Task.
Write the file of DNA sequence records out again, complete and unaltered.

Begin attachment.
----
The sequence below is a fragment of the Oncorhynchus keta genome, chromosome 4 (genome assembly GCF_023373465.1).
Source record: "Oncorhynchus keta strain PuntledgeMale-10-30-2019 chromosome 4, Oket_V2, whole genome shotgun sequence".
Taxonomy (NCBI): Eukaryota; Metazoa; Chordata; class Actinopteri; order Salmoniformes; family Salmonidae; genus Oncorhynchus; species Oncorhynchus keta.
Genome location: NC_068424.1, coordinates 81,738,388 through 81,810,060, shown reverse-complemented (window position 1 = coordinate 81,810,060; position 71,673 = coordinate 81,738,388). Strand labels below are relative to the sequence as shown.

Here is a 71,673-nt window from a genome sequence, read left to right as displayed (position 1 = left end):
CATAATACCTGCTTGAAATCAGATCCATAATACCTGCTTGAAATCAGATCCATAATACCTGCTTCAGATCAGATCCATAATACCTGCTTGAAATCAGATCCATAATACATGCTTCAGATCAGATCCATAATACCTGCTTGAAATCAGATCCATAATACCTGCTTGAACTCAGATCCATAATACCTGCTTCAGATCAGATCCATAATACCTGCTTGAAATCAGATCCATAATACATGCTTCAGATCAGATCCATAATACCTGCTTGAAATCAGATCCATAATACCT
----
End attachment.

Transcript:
The sequence below is a fragment of the Oncorhynchus keta genome, chromosome 4 (genome assembly GCF_023373465.1).
Source record: "Oncorhynchus keta strain PuntledgeMale-10-30-2019 chromosome 4, Oket_V2, whole genome shotgun sequence".
Taxonomy (NCBI): Eukaryota; Metazoa; Chordata; class Actinopteri; order Salmoniformes; family Salmonidae; genus Oncorhynchus; species Oncorhynchus keta.
Genome location: NC_068424.1, coordinates 81,738,388 through 81,810,060, shown reverse-complemented (window position 1 = coordinate 81,810,060; position 71,673 = coordinate 81,738,388). Strand labels below are relative to the sequence as shown.

Here is a 71,673-nt window from a genome sequence, read left to right as displayed (position 1 = left end):
CATAATACCTGCTTGAAATCAGATCCATAATACCTGCTTGAAATCAGATCCATAATACCTGCTTCAGATCAGATCCATAATACCTGCTTGAAATCAGATCCATAATACATGCTTCAGATCAGATCCATAATACCTGCTTGAAATCAGATCCATAATACCTGCTTGAACTCAGATCCATAATACCTGCTTCAGATCAGATCCATAATACCTGCTTGAAATCAGATCCATAATACATGCTTCAGATCAGATCCATAATACCTGCTTGAAATCAGATCCATAATACCT